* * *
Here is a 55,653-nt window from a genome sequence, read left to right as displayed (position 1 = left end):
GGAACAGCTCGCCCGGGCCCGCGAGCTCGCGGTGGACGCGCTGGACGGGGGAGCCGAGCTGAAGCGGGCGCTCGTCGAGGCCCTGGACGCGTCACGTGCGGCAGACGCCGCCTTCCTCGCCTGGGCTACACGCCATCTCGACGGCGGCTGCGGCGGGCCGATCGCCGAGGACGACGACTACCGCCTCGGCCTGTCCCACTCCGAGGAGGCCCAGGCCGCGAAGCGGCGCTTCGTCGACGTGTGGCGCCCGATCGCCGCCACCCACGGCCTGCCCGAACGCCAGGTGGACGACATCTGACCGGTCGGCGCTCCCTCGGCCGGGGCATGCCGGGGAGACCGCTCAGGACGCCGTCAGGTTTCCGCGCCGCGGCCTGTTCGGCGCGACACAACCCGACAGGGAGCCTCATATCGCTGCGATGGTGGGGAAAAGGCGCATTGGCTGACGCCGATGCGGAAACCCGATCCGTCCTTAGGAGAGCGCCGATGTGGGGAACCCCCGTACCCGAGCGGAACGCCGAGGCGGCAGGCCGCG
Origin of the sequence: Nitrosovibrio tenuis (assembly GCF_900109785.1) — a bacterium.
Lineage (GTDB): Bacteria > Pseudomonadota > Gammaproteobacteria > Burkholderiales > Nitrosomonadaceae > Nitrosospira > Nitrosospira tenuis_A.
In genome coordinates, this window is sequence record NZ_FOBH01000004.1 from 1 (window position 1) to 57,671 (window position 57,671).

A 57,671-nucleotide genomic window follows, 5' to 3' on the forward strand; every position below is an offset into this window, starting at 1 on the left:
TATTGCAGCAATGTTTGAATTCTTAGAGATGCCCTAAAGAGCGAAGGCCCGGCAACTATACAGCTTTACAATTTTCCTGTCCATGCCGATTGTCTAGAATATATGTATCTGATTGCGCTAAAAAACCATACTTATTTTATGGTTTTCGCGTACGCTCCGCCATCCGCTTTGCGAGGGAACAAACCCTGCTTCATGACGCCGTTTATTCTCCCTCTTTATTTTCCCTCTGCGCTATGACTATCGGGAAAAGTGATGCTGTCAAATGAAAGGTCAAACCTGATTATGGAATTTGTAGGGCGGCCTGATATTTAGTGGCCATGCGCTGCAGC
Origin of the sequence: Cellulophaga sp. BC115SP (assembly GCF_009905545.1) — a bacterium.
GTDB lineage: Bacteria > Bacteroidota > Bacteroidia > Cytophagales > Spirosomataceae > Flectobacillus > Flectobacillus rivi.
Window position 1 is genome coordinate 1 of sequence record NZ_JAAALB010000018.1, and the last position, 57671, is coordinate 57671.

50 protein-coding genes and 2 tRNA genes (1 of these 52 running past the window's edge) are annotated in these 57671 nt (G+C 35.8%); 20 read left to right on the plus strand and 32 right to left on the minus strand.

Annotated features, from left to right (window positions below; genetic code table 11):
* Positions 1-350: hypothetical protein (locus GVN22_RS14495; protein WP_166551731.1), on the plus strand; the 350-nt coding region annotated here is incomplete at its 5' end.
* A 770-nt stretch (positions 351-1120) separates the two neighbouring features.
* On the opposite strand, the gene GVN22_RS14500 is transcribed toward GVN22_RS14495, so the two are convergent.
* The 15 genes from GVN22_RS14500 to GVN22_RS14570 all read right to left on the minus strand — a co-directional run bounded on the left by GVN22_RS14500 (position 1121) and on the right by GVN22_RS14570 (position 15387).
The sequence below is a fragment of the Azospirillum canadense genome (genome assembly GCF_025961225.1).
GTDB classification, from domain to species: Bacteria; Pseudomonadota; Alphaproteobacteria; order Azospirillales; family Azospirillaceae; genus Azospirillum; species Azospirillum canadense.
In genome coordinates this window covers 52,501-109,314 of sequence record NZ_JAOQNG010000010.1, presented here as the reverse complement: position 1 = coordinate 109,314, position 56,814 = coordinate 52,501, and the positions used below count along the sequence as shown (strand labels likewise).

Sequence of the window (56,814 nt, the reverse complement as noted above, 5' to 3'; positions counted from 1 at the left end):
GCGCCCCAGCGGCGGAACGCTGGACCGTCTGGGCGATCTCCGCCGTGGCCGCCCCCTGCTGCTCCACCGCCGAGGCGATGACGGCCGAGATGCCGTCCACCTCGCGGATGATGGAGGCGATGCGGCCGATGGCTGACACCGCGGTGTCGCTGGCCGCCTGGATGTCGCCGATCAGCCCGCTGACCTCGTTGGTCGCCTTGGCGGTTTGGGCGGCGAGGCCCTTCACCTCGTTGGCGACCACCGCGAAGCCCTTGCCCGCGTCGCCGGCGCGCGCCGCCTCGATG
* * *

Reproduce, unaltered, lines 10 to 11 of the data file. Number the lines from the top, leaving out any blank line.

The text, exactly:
Window position 1 is genome coordinate 1 of sequence record NZ_JAAALB010000018.1, and the last position, 57671, is coordinate 57671.

50 protein-coding genes and 2 tRNA genes (1 of these 52 running past the window's edge) are annotated in these 57671 nt (G+C 35.8%); 20 read left to right on the plus strand and 32 right to left on the minus strand.